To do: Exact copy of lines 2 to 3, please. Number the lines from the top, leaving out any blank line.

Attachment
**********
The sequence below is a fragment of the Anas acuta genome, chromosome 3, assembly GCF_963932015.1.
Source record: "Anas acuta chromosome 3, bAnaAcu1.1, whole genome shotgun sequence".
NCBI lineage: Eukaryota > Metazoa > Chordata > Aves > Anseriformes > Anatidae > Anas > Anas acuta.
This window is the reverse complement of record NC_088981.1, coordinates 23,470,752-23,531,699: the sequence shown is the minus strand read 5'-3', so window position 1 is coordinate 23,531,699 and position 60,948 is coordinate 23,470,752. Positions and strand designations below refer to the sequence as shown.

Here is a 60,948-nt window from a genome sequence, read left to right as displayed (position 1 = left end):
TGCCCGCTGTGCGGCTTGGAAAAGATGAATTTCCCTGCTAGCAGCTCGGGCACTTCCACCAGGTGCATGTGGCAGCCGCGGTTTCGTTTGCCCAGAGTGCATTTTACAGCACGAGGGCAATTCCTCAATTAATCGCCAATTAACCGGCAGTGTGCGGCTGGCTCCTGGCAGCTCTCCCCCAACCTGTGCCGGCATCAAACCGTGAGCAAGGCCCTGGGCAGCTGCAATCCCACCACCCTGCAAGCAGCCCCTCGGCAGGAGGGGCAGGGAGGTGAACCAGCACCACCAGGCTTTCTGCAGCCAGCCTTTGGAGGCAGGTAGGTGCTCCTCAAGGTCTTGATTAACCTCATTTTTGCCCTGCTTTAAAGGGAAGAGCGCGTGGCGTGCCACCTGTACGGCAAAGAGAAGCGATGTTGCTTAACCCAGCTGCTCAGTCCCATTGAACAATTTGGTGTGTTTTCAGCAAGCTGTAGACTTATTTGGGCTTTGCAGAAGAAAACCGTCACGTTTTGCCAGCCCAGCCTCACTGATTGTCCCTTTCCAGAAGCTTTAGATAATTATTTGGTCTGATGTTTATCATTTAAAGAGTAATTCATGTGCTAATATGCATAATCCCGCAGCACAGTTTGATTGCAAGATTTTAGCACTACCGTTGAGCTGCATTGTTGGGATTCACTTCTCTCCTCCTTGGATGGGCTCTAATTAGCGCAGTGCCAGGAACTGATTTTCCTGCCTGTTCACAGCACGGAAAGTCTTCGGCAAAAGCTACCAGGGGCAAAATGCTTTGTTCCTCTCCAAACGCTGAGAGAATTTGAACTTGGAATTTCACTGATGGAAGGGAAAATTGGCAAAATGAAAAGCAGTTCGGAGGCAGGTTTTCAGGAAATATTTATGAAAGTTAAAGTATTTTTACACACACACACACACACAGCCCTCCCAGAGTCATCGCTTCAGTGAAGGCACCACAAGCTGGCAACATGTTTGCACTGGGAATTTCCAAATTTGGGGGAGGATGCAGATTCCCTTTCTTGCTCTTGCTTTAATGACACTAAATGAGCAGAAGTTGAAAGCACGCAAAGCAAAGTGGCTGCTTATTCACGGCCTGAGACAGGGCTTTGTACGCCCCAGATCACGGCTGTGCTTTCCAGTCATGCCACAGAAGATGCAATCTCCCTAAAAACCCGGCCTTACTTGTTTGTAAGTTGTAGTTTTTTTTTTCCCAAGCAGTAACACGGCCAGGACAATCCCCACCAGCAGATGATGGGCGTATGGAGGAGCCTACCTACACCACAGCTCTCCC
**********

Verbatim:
Source record: "Anas acuta chromosome 3, bAnaAcu1.1, whole genome shotgun sequence".
NCBI lineage: Eukaryota > Metazoa > Chordata > Aves > Anseriformes > Anatidae > Anas > Anas acuta.